Md. Democratic Party chair fails to broker unity pledge among CD-6 Democrats

Maryland’s Democratic candidates running for governor appear, on the surface, at least, to be unified in supporting the eventual winner of the June primary.

The Democratic candidates have said on the record that no matter who among them emerges on June 26 as the victor, they’ll unify in spirit (and, perhaps, in resources) to beat popular Republican Gov. Larry Hogan in the November general election.

The unenviable task of brokering unity amid competing Democratic candidates is the job of Maryland’s Democratic Party chair, Kathleen Matthews. While Matthews’ negotiating skills may have yielded a pledge of unity in the Democratic gubernatorial contest, not so much in the 6th Congressional District Democratic primary.

To date, Matthews – an unsuccessful congressional candidate herself in 2016 – has failed to broker a unity pledge among the eight-person Democratic field in the 6th Congressional District.

Matthews’ speech at Washington County’s annual Democratic Dinner on May 29 at Fountain Head Country Club in Hagerstown left attendees with the impression that no deal has been made among the CD-6 Democrats to support the eventual nominee.

“We’re looking for that unity in the 6th District,” Matthews told the crowd of 75+ people, shortly after boasting that the Democrat gubernatorial candidates have all pledged to support their eventual nominee.

A Miner Detail contacted the Maryland Democratic Party with a request for comment about whether Matthews has been able to broker a unity pledge among the Democratic CD-6 candidates.

“Every time Kathleen talks to a Democratic candidate in a primary, she encourages them to support the nominee and come together to elect Democrats up and down the ballot in Maryland in November,” emailed Fabion Seaton, the communications director for the Maryland Democratic Party.

Seaton’s statement did not directly address whether unity has been brokered among the CD-6 Democrats.

What – or whom – is preventing the CD-6 Democrats from unifying after the primary?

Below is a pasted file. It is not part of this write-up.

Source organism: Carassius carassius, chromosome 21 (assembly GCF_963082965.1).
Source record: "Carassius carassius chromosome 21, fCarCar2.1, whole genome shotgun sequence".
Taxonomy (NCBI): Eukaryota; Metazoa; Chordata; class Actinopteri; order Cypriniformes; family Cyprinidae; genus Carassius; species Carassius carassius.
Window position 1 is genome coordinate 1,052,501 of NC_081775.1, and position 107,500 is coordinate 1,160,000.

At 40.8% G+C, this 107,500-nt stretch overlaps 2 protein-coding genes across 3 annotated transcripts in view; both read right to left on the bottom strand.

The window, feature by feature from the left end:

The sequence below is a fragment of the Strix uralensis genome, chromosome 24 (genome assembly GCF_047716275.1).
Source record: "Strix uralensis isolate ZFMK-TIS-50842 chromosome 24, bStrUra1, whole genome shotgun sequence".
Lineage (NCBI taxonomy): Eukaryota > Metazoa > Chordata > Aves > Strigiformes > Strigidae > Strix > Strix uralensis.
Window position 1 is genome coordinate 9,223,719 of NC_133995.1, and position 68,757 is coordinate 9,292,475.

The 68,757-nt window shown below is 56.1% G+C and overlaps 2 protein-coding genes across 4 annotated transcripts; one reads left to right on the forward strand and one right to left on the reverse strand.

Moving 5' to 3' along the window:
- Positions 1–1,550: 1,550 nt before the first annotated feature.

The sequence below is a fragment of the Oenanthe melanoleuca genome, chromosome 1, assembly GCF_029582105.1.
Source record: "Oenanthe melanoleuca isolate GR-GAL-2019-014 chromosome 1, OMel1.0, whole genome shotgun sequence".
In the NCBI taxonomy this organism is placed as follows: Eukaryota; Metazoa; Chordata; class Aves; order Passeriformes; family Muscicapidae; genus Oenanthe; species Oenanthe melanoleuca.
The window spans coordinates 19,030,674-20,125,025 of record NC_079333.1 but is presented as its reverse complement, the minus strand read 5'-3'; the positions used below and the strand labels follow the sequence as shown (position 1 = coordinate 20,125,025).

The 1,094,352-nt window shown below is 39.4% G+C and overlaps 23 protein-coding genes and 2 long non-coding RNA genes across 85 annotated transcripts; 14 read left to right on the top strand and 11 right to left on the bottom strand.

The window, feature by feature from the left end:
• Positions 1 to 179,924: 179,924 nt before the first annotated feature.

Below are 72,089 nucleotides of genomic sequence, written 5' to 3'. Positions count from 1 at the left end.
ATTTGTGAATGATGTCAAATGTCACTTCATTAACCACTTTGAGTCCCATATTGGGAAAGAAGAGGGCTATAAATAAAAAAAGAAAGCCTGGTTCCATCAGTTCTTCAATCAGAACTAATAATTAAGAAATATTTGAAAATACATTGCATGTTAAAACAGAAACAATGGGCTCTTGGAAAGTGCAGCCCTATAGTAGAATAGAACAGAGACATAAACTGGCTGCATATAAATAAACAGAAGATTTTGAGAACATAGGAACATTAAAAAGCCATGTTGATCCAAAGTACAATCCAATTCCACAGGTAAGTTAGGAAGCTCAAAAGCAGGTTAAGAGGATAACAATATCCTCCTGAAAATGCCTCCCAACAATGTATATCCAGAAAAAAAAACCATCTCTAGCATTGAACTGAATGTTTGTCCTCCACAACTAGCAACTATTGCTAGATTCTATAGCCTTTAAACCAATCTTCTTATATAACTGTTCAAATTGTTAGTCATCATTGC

David Trone.

One CD-6 Democrat unloaded on Trone, telling A Miner Detail on background that if Trone wins the June primary, they will not support him and will not help him beat the eventual Republican nominee.

“David Trone does not represent our Democratic values. His attempt to buy the race and to buy off elected officials is everything I have fought against in my career. And his leaked memo about garnering African-American support in the district is disgusting and disqualifying. Not only was the leaked memo earth-shattering, his words are a clear indication of how he ran his company as a CEO. He is commoditizing minority communities to gain votes, and he’s buying politicians with fancy dinners. That’s not who we are as a party,” said the Democratic candidate.

When reached for comment, another Democratic candidate told A Miner Detail on background that they may support Amie Hoeber over Trone, the presumptive CD-6 Republican nominee.

“I would consider supporting Amie Hoeber over David Trone. I look for candidates with integrity, and David Trone has none. I will not support him and I will encourage other Democrats not to support him, either.”

“If David Trone wins the primary, he will lose the general election against Amie Hoeber, no matter how much money he spends,” one other CD-6 Democrat told A Miner Detail on background.

The CD-6 Democratic field includes Del. Aruna Miller (D-Darnestown); state Sen. Roger Manno (D-Silver Spring); millionaire businessman and wine mogul David Trone; Montgomery County pediatrician Dr. Nadia Hashimi; retired Army officer Andrew Duck; former aerospace executive Christopher Hearsey; businessman Chris Graves; and retired economist George English

Republican Amie Hoeber, a former Pentagon official and defense contractor, is expected to win the CD-6 Republican primary for the second time. Hoeber won the 2016 Republican primary but was defeated by outgoing Rep. John Delaney (D-Md.) in the November general election.

The 6th District stretches from Western Maryland – Garrett, Allegany and Washington counties – to parts of western Montgomery County to Potomac.

June 26 is the primary.

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